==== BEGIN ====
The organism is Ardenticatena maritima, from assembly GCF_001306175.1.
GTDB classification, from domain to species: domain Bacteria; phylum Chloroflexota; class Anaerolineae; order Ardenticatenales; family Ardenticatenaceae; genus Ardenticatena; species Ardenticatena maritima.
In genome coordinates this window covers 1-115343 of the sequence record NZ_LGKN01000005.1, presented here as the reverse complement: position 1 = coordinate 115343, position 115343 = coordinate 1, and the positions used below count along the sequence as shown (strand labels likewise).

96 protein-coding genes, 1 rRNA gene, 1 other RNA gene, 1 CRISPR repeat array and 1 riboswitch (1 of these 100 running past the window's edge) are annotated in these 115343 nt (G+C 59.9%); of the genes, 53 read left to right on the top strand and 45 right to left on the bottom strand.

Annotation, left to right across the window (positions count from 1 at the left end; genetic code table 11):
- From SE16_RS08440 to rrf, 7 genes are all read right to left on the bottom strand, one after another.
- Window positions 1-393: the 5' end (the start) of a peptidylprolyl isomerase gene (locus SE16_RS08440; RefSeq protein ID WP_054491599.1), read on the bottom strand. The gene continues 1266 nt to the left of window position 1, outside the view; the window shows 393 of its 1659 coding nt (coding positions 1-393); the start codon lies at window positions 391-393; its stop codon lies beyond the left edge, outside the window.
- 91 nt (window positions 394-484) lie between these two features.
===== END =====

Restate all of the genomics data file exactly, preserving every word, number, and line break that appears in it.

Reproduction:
The organism is Ardenticatena maritima, from assembly GCF_001306175.1.
GTDB classification, from domain to species: domain Bacteria; phylum Chloroflexota; class Anaerolineae; order Ardenticatenales; family Ardenticatenaceae; genus Ardenticatena; species Ardenticatena maritima.
In genome coordinates this window covers 1-115343 of the sequence record NZ_LGKN01000005.1, presented here as the reverse complement: position 1 = coordinate 115343, position 115343 = coordinate 1, and the positions used below count along the sequence as shown (strand labels likewise).

96 protein-coding genes, 1 rRNA gene, 1 other RNA gene, 1 CRISPR repeat array and 1 riboswitch (1 of these 100 running past the window's edge) are annotated in these 115343 nt (G+C 59.9%); of the genes, 53 read left to right on the top strand and 45 right to left on the bottom strand.

Annotation, left to right across the window (positions count from 1 at the left end; genetic code table 11):
- From SE16_RS08440 to rrf, 7 genes are all read right to left on the bottom strand, one after another.
- Window positions 1-393: the 5' end (the start) of a peptidylprolyl isomerase gene (locus SE16_RS08440; RefSeq protein ID WP_054491599.1), read on the bottom strand. The gene continues 1266 nt to the left of window position 1, outside the view; the window shows 393 of its 1659 coding nt (coding positions 1-393); the start codon lies at window positions 391-393; its stop codon lies beyond the left edge, outside the window.
- 91 nt (window positions 394-484) lie between these two features.